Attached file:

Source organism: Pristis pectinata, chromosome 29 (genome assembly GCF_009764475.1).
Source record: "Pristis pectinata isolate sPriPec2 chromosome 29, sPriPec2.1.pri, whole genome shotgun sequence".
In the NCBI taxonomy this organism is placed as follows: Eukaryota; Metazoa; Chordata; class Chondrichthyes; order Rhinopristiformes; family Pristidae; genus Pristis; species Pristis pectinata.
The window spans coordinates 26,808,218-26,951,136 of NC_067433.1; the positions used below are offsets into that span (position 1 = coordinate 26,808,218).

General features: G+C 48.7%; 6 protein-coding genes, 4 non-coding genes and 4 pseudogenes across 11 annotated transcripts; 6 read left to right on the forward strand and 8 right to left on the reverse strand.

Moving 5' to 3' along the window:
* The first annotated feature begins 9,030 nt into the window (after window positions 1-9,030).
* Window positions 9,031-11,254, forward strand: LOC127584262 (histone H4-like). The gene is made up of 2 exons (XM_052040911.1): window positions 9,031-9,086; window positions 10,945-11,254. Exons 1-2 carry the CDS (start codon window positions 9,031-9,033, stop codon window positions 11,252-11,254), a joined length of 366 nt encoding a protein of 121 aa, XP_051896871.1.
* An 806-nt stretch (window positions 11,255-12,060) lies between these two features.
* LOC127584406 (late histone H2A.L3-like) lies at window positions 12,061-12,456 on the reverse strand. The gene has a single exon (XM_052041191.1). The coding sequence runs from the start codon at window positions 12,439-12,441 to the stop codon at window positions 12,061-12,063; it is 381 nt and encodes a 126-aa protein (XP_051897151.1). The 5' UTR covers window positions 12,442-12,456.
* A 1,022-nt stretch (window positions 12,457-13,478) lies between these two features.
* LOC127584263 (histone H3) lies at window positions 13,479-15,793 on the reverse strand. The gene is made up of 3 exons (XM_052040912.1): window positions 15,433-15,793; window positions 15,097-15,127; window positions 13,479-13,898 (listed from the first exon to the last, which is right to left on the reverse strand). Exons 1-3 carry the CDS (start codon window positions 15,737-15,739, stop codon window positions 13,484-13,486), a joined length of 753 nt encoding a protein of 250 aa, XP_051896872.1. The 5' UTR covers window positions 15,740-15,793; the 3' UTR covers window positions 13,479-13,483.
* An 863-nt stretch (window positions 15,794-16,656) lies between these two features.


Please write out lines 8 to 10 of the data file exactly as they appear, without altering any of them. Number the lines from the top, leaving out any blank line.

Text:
* Window positions 9,031-11,254, forward strand: LOC127584262 (histone H4-like). The gene is made up of 2 exons (XM_052040911.1): window positions 9,031-9,086; window positions 10,945-11,254. Exons 1-2 carry the CDS (start codon window positions 9,031-9,033, stop codon window positions 11,252-11,254), a joined length of 366 nt encoding a protein of 121 aa, XP_051896871.1.
* An 806-nt stretch (window positions 11,255-12,060) lies between these two features.
* LOC127584406 (late histone H2A.L3-like) lies at window positions 12,061-12,456 on the reverse strand. The gene has a single exon (XM_052041191.1). The coding sequence runs from the start codon at window positions 12,439-12,441 to the stop codon at window positions 12,061-12,063; it is 381 nt and encodes a 126-aa protein (XP_051897151.1). The 5' UTR covers window positions 12,442-12,456.